• About the Orchard Project

    Orchard is a free, open source, community-focused Content Management System built on the ASP.NET MVC platform.

    Learn more...

Recent Posts and Articles

  • More Than One Driver For A Single Part

    Drivers in Orchard are responsible for taking content parts and using them to generate shapes for the rendering engine to transform into HTML. A little known fact is that there can be more than one driver for any given part. You might be wondering what this can be used for: one shape per part seems like a reasonable assumption.

    I’ll show one case where this ability to add a driver to the one that already exists came in really handy.

  • Virtual Meetup Tuesday March 6th

    Join us for an Orchard CMS developer’s meetup, which will be held online on Tuesday, March 6, 2012.

    Date: Tuesday, March 6, 2012
    Time: 8 AM Pacific, 4 PM UTC (other timezones)
    Location: http://www.livestream.com/microsoftdevelopers
    Register here (free): http://orchard-mar-2012.eventbrite.com/

    Bertrand Le Roy will present on what’s new in Orchard version 1.4.  Matt Harrington will demonstrate how to run Orchard on Azure using a 3 month free trial.  There will be time for questions from the chatroom.  No prior experience with Orchard is necessary, but consider downloading WebMatrix beforehand to become familiar with it.

  • How To Deploy Orchard CMS On Iron Foundry

    Orchard is a free, open source, community-focused project aimed at delivering applications and reusable components on the ASP.NET platform. The Orchard project as a very active and vibrant community that is actively developing and also using it for personal and commercial offerings.

    Iron Foundry is an open source project that extends .NET to Cloud Foundry (The Open Platform as a Service). available for the Windows Server Environments with the ability to run the full spectrum of .NET Web Applications, SQL Server, and more. Iron Foundry places the Microsoft tool stack on an even footing with the Linux-based stacks. This platform is all open source and can be deployed anywhere. Today we are going to use the free trial environment provided by the Iron Foundry project.

    With Iron Foundry and Cloud Foundry Orchard can scale within minutes to handle load on the system. This also gives an environment for rapid testing and staging of your application.

    In four easy steps you can deploy and start configuring your Orchard CMS instance on Iron Foundry.

  • Using TFS with Orchard

    Orchard CMS works really well with TortoiseHg as detailed in the documentation, but if you use Team Foundation Server then there are a few hoops you need to jump through to get it to play nicely. You may be tempted to just right click on the solution and click "Add Solution to Source Control", but this will cause you a few issues - especially if you work in a team and have predefined modules as part of a recipe. If you follow this step by step you should be fine and other team members are able to get all the third party DLL's too.

  • Writing An Orchard Webshop Module From Scratch - Part 11

    11. Customizing the Product content list in the Admin: Display Types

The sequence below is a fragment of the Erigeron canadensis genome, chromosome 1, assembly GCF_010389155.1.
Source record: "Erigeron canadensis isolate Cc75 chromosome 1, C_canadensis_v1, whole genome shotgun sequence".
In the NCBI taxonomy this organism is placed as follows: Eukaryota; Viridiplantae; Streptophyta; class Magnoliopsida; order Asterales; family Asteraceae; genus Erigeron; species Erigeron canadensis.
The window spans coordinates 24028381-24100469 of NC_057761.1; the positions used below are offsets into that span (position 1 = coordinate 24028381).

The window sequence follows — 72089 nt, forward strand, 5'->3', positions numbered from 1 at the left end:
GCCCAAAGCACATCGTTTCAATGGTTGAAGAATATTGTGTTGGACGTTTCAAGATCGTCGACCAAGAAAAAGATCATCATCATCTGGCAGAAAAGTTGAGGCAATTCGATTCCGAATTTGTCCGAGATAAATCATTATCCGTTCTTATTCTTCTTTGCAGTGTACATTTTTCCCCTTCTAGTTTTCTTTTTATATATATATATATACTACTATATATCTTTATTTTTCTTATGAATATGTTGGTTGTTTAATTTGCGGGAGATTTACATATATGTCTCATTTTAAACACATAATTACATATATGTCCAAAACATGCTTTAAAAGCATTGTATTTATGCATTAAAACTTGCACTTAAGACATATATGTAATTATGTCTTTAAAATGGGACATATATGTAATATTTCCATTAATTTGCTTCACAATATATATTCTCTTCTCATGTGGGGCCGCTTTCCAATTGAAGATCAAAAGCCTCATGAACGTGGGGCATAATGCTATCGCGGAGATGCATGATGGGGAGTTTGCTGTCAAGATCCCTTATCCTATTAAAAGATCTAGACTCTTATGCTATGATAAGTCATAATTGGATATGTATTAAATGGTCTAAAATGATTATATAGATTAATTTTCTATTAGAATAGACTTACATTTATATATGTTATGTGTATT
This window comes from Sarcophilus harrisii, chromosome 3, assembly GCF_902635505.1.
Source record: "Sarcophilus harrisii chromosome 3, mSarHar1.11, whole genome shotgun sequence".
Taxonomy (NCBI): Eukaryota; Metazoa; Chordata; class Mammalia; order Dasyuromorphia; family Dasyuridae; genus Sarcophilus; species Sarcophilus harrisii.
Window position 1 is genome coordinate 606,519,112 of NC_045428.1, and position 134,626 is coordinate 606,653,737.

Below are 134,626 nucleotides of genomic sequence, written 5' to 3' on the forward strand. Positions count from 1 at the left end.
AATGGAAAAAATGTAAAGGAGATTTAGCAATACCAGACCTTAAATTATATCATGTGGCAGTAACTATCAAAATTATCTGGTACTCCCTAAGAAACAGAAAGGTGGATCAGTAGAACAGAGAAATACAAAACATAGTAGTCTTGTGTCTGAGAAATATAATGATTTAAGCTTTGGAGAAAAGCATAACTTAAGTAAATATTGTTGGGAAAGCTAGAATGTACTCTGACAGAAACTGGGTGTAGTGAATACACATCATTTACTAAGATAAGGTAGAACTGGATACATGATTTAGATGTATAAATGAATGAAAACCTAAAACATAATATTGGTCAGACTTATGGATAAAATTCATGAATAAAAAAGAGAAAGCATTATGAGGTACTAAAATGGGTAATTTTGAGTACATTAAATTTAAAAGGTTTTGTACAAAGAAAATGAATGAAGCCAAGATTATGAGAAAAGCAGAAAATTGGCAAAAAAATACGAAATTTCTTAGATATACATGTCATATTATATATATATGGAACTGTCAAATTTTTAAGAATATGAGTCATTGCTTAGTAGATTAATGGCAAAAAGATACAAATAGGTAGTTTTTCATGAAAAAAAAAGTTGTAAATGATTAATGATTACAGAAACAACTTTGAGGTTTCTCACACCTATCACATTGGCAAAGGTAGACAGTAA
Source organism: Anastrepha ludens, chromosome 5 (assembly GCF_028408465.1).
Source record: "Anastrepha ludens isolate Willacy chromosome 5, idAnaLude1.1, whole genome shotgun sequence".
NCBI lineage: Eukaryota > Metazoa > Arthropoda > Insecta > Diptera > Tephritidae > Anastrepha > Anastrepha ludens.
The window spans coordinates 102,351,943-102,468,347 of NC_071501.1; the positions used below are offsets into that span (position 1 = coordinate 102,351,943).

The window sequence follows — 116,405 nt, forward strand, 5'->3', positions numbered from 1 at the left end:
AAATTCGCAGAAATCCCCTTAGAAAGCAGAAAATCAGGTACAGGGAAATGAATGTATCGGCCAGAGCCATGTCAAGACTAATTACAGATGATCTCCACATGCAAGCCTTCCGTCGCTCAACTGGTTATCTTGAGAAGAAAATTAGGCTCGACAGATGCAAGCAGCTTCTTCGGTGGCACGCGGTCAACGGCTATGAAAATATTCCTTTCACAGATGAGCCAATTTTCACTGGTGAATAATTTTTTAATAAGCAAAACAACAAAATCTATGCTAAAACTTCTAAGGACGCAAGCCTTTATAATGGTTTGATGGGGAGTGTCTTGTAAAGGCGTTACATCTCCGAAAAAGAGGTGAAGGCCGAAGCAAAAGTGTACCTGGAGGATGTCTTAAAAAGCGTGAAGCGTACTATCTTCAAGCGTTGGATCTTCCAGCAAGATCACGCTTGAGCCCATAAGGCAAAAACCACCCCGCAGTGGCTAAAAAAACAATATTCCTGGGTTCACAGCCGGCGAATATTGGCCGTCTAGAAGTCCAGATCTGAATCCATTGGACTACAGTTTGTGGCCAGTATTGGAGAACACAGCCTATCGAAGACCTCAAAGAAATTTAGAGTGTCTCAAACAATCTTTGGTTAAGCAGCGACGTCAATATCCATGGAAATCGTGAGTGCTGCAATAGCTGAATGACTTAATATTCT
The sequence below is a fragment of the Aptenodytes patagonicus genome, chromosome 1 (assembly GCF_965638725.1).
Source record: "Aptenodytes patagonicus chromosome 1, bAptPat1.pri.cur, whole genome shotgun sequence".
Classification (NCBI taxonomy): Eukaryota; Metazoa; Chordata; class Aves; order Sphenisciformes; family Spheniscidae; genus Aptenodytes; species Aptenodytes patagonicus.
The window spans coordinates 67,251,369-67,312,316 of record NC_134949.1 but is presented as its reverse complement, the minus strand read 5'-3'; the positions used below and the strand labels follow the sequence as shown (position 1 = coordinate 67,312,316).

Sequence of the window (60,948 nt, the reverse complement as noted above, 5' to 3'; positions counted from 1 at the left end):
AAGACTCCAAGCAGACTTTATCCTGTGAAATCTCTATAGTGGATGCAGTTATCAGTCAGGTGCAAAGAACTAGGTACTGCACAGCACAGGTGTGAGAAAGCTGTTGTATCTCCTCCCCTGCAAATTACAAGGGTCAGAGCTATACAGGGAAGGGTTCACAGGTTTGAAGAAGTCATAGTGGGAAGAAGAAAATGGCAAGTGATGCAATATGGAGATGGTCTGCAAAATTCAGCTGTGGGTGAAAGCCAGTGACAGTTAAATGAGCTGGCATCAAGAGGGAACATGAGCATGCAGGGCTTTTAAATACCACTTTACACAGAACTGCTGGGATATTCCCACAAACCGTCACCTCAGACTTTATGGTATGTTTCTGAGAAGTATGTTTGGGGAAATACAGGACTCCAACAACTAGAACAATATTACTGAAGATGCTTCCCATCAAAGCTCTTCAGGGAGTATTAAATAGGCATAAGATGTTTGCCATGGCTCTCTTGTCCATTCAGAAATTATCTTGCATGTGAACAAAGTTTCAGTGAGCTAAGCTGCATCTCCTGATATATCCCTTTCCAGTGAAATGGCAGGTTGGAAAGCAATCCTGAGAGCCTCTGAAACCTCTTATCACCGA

This is part 11 of a tutorial on writing a new Orchard module from scratch.
    For an overview of the tutorial, please see the introduction.

    In this part, we'll be handling the following:

    • DisplayTypes: what they are and how to use them;
    • Customize the content list in the Admin by creating summary admin shapes and templates for ProductPart.

    In part 4 we saw how to create the ProductPart and render it by generating two shapes using content part drivers: Parts_Product and Parts_Product_AddButton.

  • Writing An Orchard Webshop Module From Scratch - Part 10

    Managing the Customers and Orders from the back-end

    This is part 10 of a tutorial on writing a new Orchard module from scratch.
    For an overview of the tutorial, please see the introduction.

    In this part, we'll be handling the following:

    • We'll see how to add menu items to the admin menu;
    • We'll have a look at joining content queries;
    • We'll have a look at Orchard's paging utilities
    • We'll see how to create list and edit screens

    Whenever we choose a platform to build upon, we want to be able to easily integrate our own modules into the backend so that we can manage the system that we're building. 

    With Orchard, that could not be any easier. All it takes is writing some controllers, actions and views, with here and there some integration code to unleash the power of Orchard.

    To demonstrate how it works, we'll extend the Admin with a menu item to manage Customers and Orders. We'll then show a searchable list of all customers and an edit screen where we can review and update customer info.

  • Import And Export 1-n Relations

    While developing in Orchard with a team, recipes are very useful. Everyone has their own database (so we don’t break each others environment), and sometimes you want to share your content with a colleague. Or your database got corrupted and you need to re-install. Not to mention backupping. That’s when Recipes come in.

    For each of my orchard projects I created extensive recipes with custom Commands and importable ContentParts. I want to share a little code snippet for importing and exporting complicated ContentParts. It’s not as easy as it seems because it works with Linq.XElement properties.

  • Blocks

    Blocks is a module for Orchard allowing you to create content-managed regions in any view.

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